03:54 – Adam Benforado (Guest)
03:55 – Diana Limongi (Host)
Thank you Reservations, but the idea of the convention is that children have rights that are that should be protected to receive health care and education, to be able to express themselves a voice in what what affects them, right? So so, okay, I think it’s interesting to know that one of the reasons the US hasn’t adopted it is because of something called infringing on parental rights, which is something that we’re hearing about a lot in 2023. And it’s something that that a lot of parental rights advocates, let’s just say, are using to do things like ban books and change curricula and not teach actual history about what slavery is and all these things.
So do you think that parental rights is sometimes used as an excuse for the government to not invest in children?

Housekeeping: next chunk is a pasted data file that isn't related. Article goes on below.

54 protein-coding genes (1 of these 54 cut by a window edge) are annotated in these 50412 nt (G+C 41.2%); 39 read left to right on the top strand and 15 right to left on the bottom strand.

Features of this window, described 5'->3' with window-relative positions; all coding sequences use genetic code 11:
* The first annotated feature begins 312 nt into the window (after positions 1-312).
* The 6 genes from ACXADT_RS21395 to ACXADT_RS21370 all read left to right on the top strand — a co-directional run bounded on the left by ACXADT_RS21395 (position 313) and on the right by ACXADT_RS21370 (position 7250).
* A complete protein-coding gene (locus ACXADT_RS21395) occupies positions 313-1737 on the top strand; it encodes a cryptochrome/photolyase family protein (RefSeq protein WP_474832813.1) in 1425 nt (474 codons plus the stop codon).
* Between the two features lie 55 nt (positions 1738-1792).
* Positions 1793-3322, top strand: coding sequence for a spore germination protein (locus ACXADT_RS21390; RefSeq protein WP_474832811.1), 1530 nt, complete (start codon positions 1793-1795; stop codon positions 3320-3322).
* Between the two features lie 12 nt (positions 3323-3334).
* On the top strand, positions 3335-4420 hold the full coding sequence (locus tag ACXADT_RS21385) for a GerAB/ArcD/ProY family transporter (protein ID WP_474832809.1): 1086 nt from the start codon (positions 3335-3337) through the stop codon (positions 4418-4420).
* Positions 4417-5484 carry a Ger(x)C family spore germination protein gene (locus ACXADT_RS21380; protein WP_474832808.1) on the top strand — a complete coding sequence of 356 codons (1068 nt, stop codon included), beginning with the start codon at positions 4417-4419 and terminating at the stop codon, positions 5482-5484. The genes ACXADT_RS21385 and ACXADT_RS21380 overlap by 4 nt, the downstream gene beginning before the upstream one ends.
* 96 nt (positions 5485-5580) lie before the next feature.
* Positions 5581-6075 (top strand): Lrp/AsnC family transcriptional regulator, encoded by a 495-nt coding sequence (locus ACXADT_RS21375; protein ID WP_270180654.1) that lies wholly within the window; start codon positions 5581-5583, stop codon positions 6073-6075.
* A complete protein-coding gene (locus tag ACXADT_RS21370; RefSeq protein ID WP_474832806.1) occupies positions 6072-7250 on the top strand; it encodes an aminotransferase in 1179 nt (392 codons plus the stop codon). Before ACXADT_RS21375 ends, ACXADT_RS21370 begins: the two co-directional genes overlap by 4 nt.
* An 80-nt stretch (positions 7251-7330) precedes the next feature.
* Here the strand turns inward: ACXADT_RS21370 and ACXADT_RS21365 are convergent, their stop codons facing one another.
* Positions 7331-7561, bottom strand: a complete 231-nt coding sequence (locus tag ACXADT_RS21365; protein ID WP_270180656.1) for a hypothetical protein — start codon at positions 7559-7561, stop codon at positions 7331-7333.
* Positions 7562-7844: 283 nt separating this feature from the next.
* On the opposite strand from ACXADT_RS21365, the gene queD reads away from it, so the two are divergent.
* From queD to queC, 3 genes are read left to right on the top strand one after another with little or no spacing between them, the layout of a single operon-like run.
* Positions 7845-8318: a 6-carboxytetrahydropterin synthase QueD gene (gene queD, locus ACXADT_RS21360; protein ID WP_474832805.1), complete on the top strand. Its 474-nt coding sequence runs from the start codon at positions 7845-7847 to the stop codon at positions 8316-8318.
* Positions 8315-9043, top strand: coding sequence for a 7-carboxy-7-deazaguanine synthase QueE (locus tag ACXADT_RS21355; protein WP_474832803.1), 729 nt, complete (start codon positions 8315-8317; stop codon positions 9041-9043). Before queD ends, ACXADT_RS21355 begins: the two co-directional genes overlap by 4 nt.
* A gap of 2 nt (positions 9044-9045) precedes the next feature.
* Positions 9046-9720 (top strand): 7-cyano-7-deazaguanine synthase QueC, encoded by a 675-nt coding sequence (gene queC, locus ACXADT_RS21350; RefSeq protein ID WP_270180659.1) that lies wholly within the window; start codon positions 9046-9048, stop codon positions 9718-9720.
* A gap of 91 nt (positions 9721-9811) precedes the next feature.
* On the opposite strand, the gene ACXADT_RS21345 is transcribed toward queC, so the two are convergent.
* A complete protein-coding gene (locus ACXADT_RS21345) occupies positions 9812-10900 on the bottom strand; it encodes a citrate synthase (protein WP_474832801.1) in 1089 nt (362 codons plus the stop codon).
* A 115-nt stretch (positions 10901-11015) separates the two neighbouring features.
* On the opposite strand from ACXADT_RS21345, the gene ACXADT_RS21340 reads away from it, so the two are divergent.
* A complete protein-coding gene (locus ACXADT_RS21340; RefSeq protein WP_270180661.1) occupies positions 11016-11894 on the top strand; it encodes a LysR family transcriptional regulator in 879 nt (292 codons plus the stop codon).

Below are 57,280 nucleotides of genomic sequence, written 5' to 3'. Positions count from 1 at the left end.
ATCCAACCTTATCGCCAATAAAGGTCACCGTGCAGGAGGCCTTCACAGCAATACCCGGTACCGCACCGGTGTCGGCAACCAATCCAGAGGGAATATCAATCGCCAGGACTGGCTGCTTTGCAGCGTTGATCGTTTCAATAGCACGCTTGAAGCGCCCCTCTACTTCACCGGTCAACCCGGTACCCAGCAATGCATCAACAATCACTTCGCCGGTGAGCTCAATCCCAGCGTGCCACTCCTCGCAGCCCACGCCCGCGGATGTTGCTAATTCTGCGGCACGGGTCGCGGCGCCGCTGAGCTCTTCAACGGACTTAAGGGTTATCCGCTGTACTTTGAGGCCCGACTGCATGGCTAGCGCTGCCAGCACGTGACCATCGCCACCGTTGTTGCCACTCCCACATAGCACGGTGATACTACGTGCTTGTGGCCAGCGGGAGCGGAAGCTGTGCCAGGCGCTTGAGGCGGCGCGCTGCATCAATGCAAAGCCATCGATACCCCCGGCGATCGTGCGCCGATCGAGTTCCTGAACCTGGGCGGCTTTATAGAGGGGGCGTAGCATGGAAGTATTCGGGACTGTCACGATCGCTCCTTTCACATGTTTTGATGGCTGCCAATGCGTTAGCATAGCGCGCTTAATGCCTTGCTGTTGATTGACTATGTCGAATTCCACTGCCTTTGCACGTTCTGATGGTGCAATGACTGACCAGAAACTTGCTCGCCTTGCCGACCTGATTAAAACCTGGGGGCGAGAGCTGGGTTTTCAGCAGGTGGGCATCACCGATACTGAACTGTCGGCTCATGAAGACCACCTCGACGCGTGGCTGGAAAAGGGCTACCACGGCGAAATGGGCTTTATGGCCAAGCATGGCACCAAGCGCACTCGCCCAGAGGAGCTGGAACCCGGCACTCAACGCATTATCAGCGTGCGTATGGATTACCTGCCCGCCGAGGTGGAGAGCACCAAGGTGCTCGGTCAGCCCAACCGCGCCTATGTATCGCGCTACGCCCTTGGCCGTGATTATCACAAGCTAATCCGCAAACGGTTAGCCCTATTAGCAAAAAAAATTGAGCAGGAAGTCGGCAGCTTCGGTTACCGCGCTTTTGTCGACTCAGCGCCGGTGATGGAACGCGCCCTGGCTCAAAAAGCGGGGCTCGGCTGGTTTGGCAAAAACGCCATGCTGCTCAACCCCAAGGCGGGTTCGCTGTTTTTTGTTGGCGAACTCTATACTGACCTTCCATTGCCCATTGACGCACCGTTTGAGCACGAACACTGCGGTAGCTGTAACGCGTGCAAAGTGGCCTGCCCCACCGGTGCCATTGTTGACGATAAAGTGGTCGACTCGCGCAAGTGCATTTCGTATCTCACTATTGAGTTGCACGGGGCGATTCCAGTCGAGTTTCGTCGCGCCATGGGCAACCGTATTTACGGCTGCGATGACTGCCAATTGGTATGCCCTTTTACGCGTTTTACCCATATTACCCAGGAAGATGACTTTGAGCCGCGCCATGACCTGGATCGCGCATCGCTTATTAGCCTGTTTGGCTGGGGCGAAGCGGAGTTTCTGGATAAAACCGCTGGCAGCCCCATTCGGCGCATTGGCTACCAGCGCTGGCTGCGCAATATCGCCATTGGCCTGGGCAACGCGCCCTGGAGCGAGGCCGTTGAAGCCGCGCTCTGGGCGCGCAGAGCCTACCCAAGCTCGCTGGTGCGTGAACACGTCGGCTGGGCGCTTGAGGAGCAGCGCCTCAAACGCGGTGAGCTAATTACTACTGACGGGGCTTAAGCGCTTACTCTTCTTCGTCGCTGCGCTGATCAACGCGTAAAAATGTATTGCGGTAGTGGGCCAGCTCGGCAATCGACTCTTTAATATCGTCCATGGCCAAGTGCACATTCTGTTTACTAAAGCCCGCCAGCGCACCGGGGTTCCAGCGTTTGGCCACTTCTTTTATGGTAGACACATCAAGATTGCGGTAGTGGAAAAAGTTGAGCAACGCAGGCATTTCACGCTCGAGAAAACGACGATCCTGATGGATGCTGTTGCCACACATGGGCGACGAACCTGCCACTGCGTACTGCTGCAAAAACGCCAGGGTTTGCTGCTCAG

04:50 – Adam Benforado (Guest)
I do. I think that’s a that’s a nice way of articulating it and it’s kind of weird. You know, you mentioned European countries and we really are different, I think, on this, this axis, and I don’t think it had to be this way.
I think if we go back, you know, 100 years ago, we had this really remarkable moment coming out of the Industrial Revolution where, you know, a bunch of people looked around and said, oh my gosh, you know we’re doing wrong by our children, and I’m concerned about that, not simply because children are suffering. There are children who are dying of not having enough food to eat, they’re losing fingers in factories, they’re getting sick and dying from faulty, fraudulent medicines. They looked at it and said this is going to doom us as a nation, and to be a strong nation, we need to put all of our money into children. The project of raising kids is a communal endeavor, because we all bear the consequences of our mistreatment of children, and so these you know early progressives, you know, gave rise to robust public schools and interventions that led to a juvenile justice system, public health, interventions that you know gave us clean cow’s milk, playgrounds. All these things came out of this movement and it was a flawed one right.